More than 40 percent of people living with HIV rely on Medicaid, according to Armstrong.

"For the first time in my life we could see a real path out of the HIV epidemic," writer and HIV activist Brenden Shucart told the Bay Area Reporter. "The end was right there, but the Republicans in the House just effectively voted to keep AIDS in America alive for another 30 years."

ACA repeal is expected to have a profound impact in California. State legislators are currently working on Senate Bill 562, which would provide universal single-payer health care for all residents.

"The House vote to pass the American Health Care Act undermines the ability of people living with HIV to access affordable health insurance and sadly perpetuates the health disparities faced by individuals here in California and in states across the country," said San Francisco AIDS Foundation CEO Joe Hollendoner. "We call on the U.S. Senate to reject the AHCA, and to protect Medicaid [and] Medicare provisions that lower the cost of medications, and coverage for Americans with pre-existing conditions."

San Francisco Health Director Barbara Garcia previously told the B.A.R. that the ACA has extended health coverage to approximately 133,000 San Franciscans.

Mayor Ed Lee had harsh words for legislators who voted for the bill.

"It is very disappointing to see the House of Representatives approve a bill that strips coverage from millions of people, punishes Americans with pre-existing conditions, attacks women's reproductive rights, and creates an unequal, two-tiered health care system," Lee said in a statement. "Repealing the ACA turns back the clock on health care progress, and will hurt the health, security, and economy of our city."


HIV funding spared

The AHCA vote overshadowed a bit of good news earlier this month, as the House and Senate agreed on a Fiscal Year 2017 budget that maintains funding for most domestic HIV and hepatitis programs.

The FY2017 omnibus appropriations bill contains $2.3 billion for the Ryan White HIV/AIDS program and $789 million for HIV prevention at the Centers for Disease Control and Prevention, according to the AIDS Institute. But the advocacy group expressed disappointment that only $34 million was allocated for hepatitis B and C prevention.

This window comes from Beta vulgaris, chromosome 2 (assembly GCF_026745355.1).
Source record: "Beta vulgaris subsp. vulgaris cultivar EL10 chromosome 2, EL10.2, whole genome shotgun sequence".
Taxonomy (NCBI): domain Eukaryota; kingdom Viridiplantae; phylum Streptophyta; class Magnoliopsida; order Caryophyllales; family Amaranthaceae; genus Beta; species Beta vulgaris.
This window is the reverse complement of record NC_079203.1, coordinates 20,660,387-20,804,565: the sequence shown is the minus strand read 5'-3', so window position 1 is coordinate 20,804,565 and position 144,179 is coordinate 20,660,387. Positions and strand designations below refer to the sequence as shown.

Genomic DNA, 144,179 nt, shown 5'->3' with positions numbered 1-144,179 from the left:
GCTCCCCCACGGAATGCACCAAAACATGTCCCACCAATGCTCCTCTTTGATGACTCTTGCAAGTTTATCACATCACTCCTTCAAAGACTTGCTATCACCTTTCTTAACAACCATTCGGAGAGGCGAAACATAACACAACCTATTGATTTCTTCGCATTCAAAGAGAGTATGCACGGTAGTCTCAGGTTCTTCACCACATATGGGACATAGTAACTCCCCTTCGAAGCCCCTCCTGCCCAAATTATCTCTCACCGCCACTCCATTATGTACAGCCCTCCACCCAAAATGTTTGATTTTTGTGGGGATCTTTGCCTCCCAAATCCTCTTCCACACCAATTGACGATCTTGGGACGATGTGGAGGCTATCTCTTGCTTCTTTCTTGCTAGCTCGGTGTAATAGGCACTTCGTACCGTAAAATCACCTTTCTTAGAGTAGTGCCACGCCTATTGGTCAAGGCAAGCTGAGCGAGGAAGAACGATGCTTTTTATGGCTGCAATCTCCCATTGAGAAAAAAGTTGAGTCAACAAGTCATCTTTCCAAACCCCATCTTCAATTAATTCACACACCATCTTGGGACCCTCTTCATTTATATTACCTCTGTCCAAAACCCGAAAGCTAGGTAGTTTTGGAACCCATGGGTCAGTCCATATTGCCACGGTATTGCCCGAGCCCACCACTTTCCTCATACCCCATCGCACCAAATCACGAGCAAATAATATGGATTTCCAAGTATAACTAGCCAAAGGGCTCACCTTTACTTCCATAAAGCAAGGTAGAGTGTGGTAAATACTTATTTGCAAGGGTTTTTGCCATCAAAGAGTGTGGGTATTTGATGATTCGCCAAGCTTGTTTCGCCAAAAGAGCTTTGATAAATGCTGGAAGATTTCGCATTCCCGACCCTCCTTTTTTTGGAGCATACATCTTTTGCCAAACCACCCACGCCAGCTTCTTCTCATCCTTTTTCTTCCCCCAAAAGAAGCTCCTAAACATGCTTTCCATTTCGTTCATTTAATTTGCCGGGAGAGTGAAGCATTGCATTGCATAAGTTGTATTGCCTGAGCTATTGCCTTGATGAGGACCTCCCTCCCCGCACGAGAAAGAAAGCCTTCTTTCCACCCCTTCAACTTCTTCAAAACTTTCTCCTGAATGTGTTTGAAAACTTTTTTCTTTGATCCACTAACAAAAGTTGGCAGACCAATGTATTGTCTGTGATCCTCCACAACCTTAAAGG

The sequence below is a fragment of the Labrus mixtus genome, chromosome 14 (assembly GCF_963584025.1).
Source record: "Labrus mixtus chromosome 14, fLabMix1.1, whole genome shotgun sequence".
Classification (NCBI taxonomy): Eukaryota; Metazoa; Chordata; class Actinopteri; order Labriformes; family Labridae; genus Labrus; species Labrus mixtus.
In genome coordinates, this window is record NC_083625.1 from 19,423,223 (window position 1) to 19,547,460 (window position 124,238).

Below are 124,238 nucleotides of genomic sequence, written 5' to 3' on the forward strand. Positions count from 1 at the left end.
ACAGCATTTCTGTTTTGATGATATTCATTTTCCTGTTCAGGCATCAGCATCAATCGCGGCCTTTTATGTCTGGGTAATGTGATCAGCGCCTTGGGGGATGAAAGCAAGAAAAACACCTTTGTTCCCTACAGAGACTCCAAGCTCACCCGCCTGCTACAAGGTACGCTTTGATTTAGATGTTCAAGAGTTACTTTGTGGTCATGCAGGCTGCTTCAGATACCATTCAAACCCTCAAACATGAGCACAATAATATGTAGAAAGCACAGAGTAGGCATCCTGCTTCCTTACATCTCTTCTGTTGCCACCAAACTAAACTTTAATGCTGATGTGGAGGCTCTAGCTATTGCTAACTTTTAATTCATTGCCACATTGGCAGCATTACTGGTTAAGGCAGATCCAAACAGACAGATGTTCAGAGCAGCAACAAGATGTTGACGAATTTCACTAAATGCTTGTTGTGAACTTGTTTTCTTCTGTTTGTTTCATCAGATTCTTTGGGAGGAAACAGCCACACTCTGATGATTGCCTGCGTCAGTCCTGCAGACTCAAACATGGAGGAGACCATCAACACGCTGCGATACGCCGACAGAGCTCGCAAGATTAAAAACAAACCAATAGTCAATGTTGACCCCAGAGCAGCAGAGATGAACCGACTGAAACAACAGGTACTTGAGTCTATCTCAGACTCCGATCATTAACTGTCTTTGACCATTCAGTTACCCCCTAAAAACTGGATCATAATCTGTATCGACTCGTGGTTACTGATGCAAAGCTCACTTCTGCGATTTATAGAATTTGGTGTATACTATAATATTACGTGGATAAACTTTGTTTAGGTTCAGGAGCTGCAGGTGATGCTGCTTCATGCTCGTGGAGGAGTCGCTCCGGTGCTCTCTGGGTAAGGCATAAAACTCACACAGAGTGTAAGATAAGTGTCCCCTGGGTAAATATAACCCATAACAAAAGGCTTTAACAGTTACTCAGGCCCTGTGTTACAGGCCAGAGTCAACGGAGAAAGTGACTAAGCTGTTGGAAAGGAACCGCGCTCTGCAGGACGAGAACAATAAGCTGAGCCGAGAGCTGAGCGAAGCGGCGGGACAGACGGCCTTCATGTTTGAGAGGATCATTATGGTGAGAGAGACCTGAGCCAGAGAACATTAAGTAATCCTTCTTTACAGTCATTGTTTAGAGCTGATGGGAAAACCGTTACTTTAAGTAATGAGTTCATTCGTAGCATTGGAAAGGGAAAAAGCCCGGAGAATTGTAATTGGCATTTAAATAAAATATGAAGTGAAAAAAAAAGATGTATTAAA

Proposed deep cuts to the National Institutes for Health did not make it into the final bill â€" and in fact the NIH received a $2 billion increase for medical research. Planned Parenthood was also spared direct cuts, though language in the AHCA legislation still threatens the organization.

"The bill's $2 billion increase for the NIH is vital to keep our nation's medical research enterprise on track," HIVMA's Armstrong said. "In addition, we welcome the sustained investment in global health programs, including PEPFAR and the Global Fund, that are combatting HIV, TB and other infectious diseases and shoring up global health security and preparedness to respond to new infectious disease outbreaks."

"We also are pleased that the bill allows federal funds to support syringe service programs that reduce the spread of HIV and viral hepatitis among individuals who inject drugs and maintains federal funding for Planned Parenthood programs, which are the only provider of HIV, STI and HCV screening services in some communities," she added.